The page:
The funding of litigation by third parties has become an increasingly big business. Substantial capital has been invested in litigation finance vehicles. The expanded use of litigation funding has been accompanied by criticism that it may be opportunistic, secretive, and lead to increased litigation. Given the criticism, some have called for more scrutiny in the area.
On April 14, 2021, the United States District Court for the District of New Jersey (“the Court”) proposed a new local rule, Local Civil Rule 7.1.1 (“the Proposed Rule”), requiring automatic disclosure of information regarding third-party litigation funding. As drafted, the Proposed Rule may have significant implications for parties seeking alternative sources of funding for disputes. The Court has requested comments by May 21, 2021.
The Proposed Rule and Likely Scope (as Currently Drafted)
In circumstances where a third party provides funding for attorneys’ fees and expenses in exchange for a financial interest contingent on the results of the litigation, the Proposed Rule would require disclosure of the following information: the funder’s identity, including the name, address, and, if applicable, its place of formation; whether the funder’s approval is required for litigation and settlement decisions and, if so, the nature of the terms and conditions of that approval; and a brief description of the nature of the funder’s financial interest.
Consistent with the leading District of New Jersey case on the issue, the Proposed Rule also provides that the parties may seek additional disclosures of the terms of the agreement upon showing that 1) the funder has the right to make material litigation or settlement decisions; 2) the interests of the parties or class are not being promoted or protected, or conflicts of interest exist; or 3) additional discovery is necessary to any issue in the case. See In re Valsartan N-Nitrosodimethylamine (NDMA) Contamination Prod. Liab. Litig., 405 F. Supp. 3d 612, 615 (D.N.J. 2019) (requiring “sufficient showing that a non-party is making ultimate litigation or settlement decisions, the interests of the plaintiffs or the class are sacrificed or are not being protected, or conflicts of interest exist.”).
Ambiguities in the Proposed Rule’s language—most importantly, its potential application to persons “providing funding for some or all attorneys’ fees and expenses”—leave open the question of whether the disclosure requirement includes more conventional contingency fee arrangements between a client and attorney. This lack of clarity contrasts with the disclosure rule in other jurisdictions, such as Wisconsin, where contingency fee arrangements with attorneys are expressly exempt from similar disclosure. See, e.g., 2017 Wisconsin Act 235 § 12.
Disclosure of Third-Party Litigation Funding in the Top Five Patent Districts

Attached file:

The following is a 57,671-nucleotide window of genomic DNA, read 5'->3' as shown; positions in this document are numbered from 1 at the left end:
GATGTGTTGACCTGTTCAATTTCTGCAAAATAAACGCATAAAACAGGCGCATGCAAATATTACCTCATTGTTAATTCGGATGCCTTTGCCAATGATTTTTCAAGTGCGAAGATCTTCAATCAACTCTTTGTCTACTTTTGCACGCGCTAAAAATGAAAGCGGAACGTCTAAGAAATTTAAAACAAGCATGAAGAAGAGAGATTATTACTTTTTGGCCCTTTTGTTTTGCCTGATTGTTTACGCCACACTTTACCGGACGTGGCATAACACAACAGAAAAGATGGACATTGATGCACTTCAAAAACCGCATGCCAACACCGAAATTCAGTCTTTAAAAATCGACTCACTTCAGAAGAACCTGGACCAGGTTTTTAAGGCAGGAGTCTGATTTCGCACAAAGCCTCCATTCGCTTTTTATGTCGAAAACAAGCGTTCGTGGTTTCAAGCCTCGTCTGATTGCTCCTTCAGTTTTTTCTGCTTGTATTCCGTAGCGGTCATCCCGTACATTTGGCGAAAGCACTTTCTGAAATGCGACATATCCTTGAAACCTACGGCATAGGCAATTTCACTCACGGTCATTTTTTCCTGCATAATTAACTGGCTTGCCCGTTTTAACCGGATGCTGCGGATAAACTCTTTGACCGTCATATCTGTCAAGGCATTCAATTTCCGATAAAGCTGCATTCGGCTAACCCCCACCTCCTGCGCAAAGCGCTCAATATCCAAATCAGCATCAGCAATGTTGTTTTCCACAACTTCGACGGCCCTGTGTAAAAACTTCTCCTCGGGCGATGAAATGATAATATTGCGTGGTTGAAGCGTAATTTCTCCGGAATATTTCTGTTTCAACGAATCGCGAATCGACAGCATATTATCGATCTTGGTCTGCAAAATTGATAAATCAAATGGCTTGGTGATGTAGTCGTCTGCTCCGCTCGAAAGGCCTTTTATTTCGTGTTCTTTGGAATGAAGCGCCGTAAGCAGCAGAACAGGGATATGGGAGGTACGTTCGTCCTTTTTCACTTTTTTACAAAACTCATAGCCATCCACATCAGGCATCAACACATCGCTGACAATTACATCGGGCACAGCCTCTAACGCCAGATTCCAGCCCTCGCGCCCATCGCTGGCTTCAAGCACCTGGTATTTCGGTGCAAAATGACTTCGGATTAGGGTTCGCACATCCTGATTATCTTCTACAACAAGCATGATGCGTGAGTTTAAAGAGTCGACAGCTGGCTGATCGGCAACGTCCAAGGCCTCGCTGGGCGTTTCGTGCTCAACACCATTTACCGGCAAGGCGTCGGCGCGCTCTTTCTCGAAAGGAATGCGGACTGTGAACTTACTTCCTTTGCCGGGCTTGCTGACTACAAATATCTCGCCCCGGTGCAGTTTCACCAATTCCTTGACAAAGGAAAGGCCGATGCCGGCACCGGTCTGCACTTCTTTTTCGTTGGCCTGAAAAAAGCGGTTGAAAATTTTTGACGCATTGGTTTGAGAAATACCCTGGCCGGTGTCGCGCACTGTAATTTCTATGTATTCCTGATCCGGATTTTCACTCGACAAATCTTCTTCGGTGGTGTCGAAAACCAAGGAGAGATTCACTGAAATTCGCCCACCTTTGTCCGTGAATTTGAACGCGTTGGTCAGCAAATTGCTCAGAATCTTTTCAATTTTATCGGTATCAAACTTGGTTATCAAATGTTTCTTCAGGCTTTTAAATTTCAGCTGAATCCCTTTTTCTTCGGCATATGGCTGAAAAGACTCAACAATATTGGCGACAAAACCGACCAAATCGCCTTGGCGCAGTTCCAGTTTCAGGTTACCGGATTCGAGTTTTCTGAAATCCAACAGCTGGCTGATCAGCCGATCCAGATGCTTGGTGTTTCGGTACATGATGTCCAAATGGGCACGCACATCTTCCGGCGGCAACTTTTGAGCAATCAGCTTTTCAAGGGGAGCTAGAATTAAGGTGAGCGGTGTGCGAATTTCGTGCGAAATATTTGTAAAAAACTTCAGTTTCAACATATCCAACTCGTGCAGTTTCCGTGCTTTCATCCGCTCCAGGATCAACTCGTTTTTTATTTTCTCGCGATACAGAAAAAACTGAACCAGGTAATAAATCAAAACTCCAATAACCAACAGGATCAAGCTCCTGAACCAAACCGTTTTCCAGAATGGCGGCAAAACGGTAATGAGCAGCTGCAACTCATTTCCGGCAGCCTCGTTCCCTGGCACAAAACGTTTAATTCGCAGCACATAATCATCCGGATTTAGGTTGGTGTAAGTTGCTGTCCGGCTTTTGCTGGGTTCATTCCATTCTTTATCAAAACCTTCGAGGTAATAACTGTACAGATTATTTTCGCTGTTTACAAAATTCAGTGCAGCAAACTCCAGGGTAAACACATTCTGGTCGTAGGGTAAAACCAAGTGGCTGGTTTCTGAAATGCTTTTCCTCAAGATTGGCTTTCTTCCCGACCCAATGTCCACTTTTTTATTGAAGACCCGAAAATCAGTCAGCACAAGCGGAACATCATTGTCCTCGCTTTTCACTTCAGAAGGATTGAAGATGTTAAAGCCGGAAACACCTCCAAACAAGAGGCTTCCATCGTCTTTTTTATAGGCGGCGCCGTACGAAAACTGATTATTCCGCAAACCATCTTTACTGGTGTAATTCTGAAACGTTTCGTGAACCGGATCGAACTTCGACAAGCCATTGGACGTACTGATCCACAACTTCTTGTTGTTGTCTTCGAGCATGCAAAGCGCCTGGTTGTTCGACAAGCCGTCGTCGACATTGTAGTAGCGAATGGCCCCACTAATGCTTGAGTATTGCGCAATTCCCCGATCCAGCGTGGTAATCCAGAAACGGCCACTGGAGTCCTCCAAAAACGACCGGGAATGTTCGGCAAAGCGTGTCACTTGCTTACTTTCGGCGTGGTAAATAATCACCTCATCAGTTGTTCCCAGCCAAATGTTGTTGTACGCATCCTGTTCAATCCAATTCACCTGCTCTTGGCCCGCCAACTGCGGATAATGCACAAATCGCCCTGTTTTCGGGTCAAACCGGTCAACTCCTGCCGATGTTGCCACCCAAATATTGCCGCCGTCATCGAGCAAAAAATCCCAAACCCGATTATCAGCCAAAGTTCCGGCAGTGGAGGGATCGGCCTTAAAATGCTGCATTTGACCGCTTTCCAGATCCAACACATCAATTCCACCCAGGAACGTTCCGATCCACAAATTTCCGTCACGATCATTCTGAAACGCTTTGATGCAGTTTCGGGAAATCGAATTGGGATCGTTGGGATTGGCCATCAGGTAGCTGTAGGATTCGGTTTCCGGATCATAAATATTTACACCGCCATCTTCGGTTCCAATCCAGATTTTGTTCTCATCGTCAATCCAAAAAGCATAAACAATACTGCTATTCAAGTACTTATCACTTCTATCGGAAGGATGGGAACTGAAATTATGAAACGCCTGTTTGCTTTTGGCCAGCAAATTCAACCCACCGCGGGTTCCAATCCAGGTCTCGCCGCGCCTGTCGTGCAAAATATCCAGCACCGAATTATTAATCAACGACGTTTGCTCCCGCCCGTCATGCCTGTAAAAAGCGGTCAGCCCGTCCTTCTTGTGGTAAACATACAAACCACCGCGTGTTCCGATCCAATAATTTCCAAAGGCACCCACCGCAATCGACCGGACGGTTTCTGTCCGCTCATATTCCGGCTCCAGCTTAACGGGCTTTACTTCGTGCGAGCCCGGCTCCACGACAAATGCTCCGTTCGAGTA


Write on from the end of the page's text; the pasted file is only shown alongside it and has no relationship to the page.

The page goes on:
If adopted, the Proposed Rule would be the first of its kind. Indeed, of the top five district courts for patent litigation (by volume), none requires automatic disclosure of more than the identity of the funders. See, e.g., N.D. Cal. Standing Order for All Judges No. 19 (requiring disclosure of any person or entity funding the litigation of any claims or counterclaims in class, representative, or collective actions). And those jurisdictions that require disclosure of an interested party’s identity generally justify the disclosure for the traditional reason of enabling the Court to evaluate possible disqualification or recusal. See, e.g., C.D. Cal. L.R. 7.1-1 (requiring disclosure of identity of parties with financial interest in the case to avoid implication of judicial bias); see also W.D. Tex. L.R. CV-33 (generally allowing interrogatories requesting information regarding publicly owned corporations with financial interest in the case to check potential conflicts of interest).
While the Proposed Rule is also unusual in expressly providing for potential discovery of the terms of a third-party litigation funding agreement upon showing of good cause, the approach of using a heightened standard for the production of such terms (e.g., requiring a showing of good cause) is aligned with case law in other jurisdictions. For example, the Northern District of California has denied requests for discovery of litigation financing on the basis that it is not relevant. See, e.g., MLC Intell. Prop., LLC v. Micron Tech., Inc., 2019 WL 118595, at *2 (N.D. Cal. Jan. 7, 2019). However, whether or not the Proposed Rule would circumvent the work-product doctrine, upon which some courts relied to deny discovery of litigation funding information, remains unclear. See, e.g., United States v. Ocwen Loan Servicing, LLC, No. 4:12-CV-543, 2016 WL 1031157, at *4–5 (E.D. Tex. Mar. 15, 2016) (allowing discovery of the funder’s identity, but not allowing discovery of documents relating to “litigation investing efforts” based on the work-product doctrine).
Comments on the Proposed Rule will no doubt be submitted in advance of the May 21 deadline. If adopted, the Proposed Rule would likely be issued in the first week of June and go into effect immediately.
The Proposed Rule, as currently drafted, has a potential to be one of the broadest rules on required disclosure of third-party litigation funding sources. Yet, especially given the ambiguities in the current draft and the comment period, the ultimate scope of any rule ultimately adopted by the Court remains to be seen. And whether the Proposed Rule would deter litigants from seeking third-party funding for their disputes—as well as whether other courts adopt similarly expansive disclosure requirements—also remain open questions. It, however, appears likely that more and more jurisdictions will at least consider similar disclosure requirements as litigation funding becomes an even bigger part of the litigation landscape.
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